How States Are Restricting Voter’s Rights and What We Can Do
By Carol Andress
Voter turnout hit record numbers in 2020 due to measures that states adopted to facilitate voting during the pandemic. Still, only 2 of every 3 eligible voters cast their vote and our voter turnout continues to trail behind other developed countries by a considerable distance. This partly explains why it’s so hard to get politicians to enact widely popular measures such as support for clean energy or making polluters pay for the harm that their actions impose on communities. When voters are silent, concerns about clean air and water can be ignored in favor of big polluter interests that benefit from outsized influence.
Sadly, instead of building on the lessons from 2020 on how to boost voter turnout to ensure that we have leaders who support a healthy and equitable future, lawmakers in dozens of states are pursuing ways to suppress the vote of the people who are most harmed by big-polluter-driven policies.
What Are States Doing to Restrict Voters
Right now our freedom to vote is being attacked all across the country. Several states, including Georgia, Arizona, Texas, and Florida have adopted measures to make it more difficult to vote and are actively pursuing more. Georgia’s law will make it harder to cast an absentee ballot, limit early voting days and overhaul how elections are run. Among other things, the law limits drop boxes, requires different forms of ID for absentee voting, and bans handing food and drinks to voters waiting in line. Additional provisions give greater control over elections to Georgia’s majority party.
Arizona, Texas, and Florida lawmakers are also altering the way people can vote, with proposals for additional ID requirements, restrictions on drop boxes, and cuts to private funding for local election offices. Arizona Governor Ducey signed a bill in early May that could remove more than 100,000 infrequent mail voters from the list to receive ballots by mail. All of these states, with their growing and increasingly diverse populations, play a substantial role in the outcome of presidential contests. These voter restrictions will make it harder for everyone, particularly the new majority, to have an equal say in our democracy.
To put it into numbers: In May, The Brennan Center found that lawmakers have introduced at least 389 restrictive bills in 48 states in the 2021 legislative sessions. Of these bills, 61 bills with restrictive provisions are moving through 18 state legislatures, 31 of them have passed one chamber, while another 30 have had some sort of committee action. Overall, 14 states have enacted 22 new laws that restrict access to the vote, including Georgia’s egregious voter suppression law.
What Can We Do?
While attacks on voting rights are scary, it is important that we keep fighting for access to the ballot box and our democracy. The good news is that Congress could actually start to make a difference now by passing the For the People Act. This bill remains one of the most consequential people-empowering pieces of legislation since the Voting Rights Act of 1965 and is supported by voters no matter their party because of its nonpartisan/bipartisan origins. It incorporates key measures that we urgently need, including automatic voter registration, a national guarantee of free and fair elections, an end to partisan gerrymandering, and a much-needed overhaul of federal ethics rules. The For the People Act would be a critical step to counter the many voter suppression bills that are currently being considered by state legislatures. In addition, Congress must also pass the John Lewis Voting Rights Advancement Act, to restore the full protections of the Voting Rights Act.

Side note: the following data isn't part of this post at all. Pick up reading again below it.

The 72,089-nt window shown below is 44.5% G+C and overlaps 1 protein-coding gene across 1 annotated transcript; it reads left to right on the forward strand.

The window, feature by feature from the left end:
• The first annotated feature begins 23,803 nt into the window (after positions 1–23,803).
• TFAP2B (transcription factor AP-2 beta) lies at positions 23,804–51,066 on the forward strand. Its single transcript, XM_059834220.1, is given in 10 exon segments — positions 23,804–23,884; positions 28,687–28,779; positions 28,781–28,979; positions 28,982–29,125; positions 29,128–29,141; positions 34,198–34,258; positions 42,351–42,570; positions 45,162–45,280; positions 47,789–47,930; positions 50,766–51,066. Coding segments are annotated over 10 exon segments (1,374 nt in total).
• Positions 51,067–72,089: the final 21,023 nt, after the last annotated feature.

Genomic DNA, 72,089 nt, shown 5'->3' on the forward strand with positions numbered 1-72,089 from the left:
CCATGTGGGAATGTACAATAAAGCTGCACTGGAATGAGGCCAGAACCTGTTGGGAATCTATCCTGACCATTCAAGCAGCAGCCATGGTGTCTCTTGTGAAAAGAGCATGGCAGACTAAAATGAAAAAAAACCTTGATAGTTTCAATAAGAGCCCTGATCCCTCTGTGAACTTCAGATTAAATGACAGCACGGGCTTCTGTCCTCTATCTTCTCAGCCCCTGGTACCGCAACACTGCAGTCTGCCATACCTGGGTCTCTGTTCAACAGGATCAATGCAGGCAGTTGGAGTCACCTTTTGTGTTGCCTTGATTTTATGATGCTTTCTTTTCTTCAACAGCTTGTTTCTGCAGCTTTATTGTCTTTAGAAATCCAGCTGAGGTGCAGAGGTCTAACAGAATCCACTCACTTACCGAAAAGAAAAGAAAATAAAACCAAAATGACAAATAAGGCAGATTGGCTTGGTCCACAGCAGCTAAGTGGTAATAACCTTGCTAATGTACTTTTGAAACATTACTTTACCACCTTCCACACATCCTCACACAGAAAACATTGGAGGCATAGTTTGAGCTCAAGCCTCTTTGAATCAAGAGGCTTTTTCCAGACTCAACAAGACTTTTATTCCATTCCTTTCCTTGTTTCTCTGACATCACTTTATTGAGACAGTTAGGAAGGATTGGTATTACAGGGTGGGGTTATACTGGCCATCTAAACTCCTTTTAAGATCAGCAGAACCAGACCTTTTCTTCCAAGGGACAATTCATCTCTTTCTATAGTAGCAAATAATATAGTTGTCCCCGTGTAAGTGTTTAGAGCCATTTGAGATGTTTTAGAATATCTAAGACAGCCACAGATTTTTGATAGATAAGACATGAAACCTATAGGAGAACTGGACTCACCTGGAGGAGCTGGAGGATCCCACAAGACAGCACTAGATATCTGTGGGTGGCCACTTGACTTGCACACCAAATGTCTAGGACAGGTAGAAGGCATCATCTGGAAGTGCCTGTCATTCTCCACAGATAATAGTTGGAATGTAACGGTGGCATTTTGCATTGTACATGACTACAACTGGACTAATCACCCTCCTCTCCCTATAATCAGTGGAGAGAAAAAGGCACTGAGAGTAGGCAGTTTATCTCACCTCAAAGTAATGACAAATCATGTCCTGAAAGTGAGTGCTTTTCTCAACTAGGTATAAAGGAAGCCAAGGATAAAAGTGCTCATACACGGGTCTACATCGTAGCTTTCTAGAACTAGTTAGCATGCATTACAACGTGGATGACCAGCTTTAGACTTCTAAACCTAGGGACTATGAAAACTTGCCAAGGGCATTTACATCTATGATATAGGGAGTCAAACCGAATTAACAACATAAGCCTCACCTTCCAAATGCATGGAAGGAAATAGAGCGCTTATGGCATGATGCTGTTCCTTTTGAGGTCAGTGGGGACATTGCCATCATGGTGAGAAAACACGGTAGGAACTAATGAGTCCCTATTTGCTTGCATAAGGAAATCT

These reforms are popular with the public — Republicans, Democrats and Independents all supported the bill. Without these reforms it will be harder to make real and lasting climate progress. Our voices at the ballot box and in our democracy means clearer water, healthier air, and a thriving planet. This is especially critical for communities of color, many of which experience environmental injustices on a daily basis. Environmental and racial equity cannot be fully achieved without a system in which all Americans have the means to advocate for themselves and exercise their political power.We are also not alone in this. There is an extensive list of advocacy groups and elected officials who support this bill including President Biden and Vice President Harris. Both have been pushing for better voting rights laws as restrictions mount. President Biden used his first address to Congress and the 100th anniversary of Tulsa’s race massacre to make a plea for sweeping legislation in Congress to protect the right to vote. VP Harris will also be working with organizations and the private sector to help strengthen and uplift these efforts.
In his Tulsa speech, Biden also discussed voting rights — says he’ll “fight like heck” to pass S.1 (and is assigning VP Harris to be on that issue), told voting rights groups to “redouble” their efforts, and said June should be “a month of action” on voting on Capitol Hill— Grace Panetta (@grace_panetta) June 1, 2021
This support is great because all of this is likely to come to a head fairly soon. Senate Majority Leader Chuck Schumer (D-NY) announced that he is bringing S1, the For the People Act, to the floor next week. This bill needs all the support it can get.
So, What Can You Do? Join us at EDF Action as we fight for voting rights and support our efforts to get the For the People Act passed. Get informed by watching the video below where a panel of experts discuss voting rights, suppression efforts and their intersection with environmental issues and sign this petition to tell your Senators to support the For the People Act.